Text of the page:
Monday, July 30, 2012

Book Review: Bringing It To The Table: On Farming and Food

Wendell Berry is one of my favorite writers, as well as someone who I look up to. If I could sit down to dinner with any one person living today, it would either be the Dali Lama or Wendell Berry. I own several of Berry's books of poetry and essays, but this is one that I have overlooked until now. I was researching organic gardening at the library yesterday when I ran across Bringing It To The Table: On Farming and Food in the library collection. Again, Mr. Berry impresses me with his wisdom, this time about our modern food system and what is wrong with it.

Anyone interested in sustainable farming and the future of our food system (which should be everybody) needs to read this impressive book. In fact, I think it should be required reading in high school agriculture programs and agriculture colleges. While many of these issues are just now becoming widely discussed, Berry has been talking about these issues for years and sadly few were listening. His very profound essay, Agriculture Solutions for Agriculture Problems, talks about the problems with factory farming and industrial agriculture. He describes the system as a failure and outlines its weaknesses in a dependency on chemical fertilizers, an economic and industrial organization, and an absolute dependence of most of the population on this organization with no back up system. In other words, if the system fails the general population will have no knowledge or land to grow their own food. He originally published this article in 1978, yet our society is only now taking note of these problems.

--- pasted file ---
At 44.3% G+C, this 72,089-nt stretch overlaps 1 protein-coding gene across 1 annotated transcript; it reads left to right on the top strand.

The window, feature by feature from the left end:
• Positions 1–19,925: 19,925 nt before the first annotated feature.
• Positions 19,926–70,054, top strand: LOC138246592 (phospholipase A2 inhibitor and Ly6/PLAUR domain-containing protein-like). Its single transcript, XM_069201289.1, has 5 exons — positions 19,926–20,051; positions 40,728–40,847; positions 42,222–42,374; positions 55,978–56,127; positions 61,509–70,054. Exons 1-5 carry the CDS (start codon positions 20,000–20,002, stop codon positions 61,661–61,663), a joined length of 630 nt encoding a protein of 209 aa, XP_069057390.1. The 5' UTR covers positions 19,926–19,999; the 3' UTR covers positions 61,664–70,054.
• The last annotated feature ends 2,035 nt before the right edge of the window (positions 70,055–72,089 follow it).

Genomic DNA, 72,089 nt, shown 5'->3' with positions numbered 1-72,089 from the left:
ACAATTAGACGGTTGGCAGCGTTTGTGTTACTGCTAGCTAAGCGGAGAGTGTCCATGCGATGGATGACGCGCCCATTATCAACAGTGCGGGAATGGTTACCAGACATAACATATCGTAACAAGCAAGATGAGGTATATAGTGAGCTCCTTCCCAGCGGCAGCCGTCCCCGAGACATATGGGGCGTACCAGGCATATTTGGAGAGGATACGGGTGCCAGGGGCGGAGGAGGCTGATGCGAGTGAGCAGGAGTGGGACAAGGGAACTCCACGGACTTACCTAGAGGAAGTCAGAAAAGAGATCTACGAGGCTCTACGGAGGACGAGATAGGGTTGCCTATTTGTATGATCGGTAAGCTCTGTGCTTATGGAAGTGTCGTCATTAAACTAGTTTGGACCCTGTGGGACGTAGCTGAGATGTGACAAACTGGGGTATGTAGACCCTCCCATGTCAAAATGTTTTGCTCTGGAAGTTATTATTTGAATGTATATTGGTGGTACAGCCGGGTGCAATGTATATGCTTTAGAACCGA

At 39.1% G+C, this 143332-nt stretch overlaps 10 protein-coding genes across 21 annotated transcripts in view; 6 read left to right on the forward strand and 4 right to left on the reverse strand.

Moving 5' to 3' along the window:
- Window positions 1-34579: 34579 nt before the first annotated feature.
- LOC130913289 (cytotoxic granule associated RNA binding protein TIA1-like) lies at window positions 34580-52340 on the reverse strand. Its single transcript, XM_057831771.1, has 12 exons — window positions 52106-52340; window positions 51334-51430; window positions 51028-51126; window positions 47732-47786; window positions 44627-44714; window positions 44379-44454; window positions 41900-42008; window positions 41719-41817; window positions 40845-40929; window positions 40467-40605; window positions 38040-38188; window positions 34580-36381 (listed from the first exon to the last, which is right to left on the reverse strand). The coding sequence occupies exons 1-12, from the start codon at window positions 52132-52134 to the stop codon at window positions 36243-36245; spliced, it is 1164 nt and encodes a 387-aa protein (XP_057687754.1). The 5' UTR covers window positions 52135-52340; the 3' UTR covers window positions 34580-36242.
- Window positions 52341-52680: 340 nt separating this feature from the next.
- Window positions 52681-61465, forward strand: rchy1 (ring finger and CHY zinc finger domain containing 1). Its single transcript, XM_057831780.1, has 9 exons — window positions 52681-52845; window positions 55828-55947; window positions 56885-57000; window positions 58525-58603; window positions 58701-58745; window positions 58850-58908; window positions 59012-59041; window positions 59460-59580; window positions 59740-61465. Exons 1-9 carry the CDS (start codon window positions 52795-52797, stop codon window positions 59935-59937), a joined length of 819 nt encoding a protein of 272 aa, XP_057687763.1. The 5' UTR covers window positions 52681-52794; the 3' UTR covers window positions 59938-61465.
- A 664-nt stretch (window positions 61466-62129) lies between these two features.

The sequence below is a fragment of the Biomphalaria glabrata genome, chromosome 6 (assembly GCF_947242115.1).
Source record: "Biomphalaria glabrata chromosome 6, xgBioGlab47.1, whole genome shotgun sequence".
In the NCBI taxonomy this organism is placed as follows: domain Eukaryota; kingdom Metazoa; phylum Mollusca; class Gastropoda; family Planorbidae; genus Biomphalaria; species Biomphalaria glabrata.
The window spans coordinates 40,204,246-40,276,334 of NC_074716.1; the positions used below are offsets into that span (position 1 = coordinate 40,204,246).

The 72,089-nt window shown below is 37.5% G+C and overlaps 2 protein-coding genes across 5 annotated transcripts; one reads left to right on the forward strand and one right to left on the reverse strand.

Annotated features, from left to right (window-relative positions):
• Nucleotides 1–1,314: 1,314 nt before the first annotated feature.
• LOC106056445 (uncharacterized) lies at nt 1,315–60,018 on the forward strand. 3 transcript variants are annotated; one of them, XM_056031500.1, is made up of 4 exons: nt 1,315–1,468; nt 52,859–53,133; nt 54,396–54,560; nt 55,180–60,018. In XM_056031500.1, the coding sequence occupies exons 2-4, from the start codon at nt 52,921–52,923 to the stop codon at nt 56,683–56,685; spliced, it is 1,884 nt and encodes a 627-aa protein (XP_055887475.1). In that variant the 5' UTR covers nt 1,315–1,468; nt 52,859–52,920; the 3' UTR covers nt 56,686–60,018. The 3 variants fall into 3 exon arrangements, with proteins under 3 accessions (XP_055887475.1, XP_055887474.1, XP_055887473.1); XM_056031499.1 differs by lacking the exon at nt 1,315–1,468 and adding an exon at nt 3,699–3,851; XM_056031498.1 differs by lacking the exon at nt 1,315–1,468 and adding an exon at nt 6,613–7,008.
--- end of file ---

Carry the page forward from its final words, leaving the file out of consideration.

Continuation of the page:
Wendell Berry
The book is divided into three sections: farming, farmers, and food. He defends the traditional family farm and condemns factory farming. He tells the stories of old school farmers Lancie Clippinger and Elmer Lapp, as well as many others affected by the dominance of the factory farm. The book ends with the essay, The Pleasures of Eating. Here he talks about the disconnect between the consumer and the food he eats. He discusses the politics and ethics of food and eating and outlines seven things anyone can do to eat responsibly, including preparing your own food and buying locally. While many of us who are aware of the problems of our industrial agriculture system have heard these seven actions before, the general population still blindly consumes the food on their grocery shelves.All you have to do is visit your local grocery chain and glance into the carts of the people filing back and forth down the isles grabbing items simply because they want them, not because they are good for them. Carts filled with overly processed foods, foods grown in large mono crops fed diets of chemical fertilizers and dusted in harmful pesticides.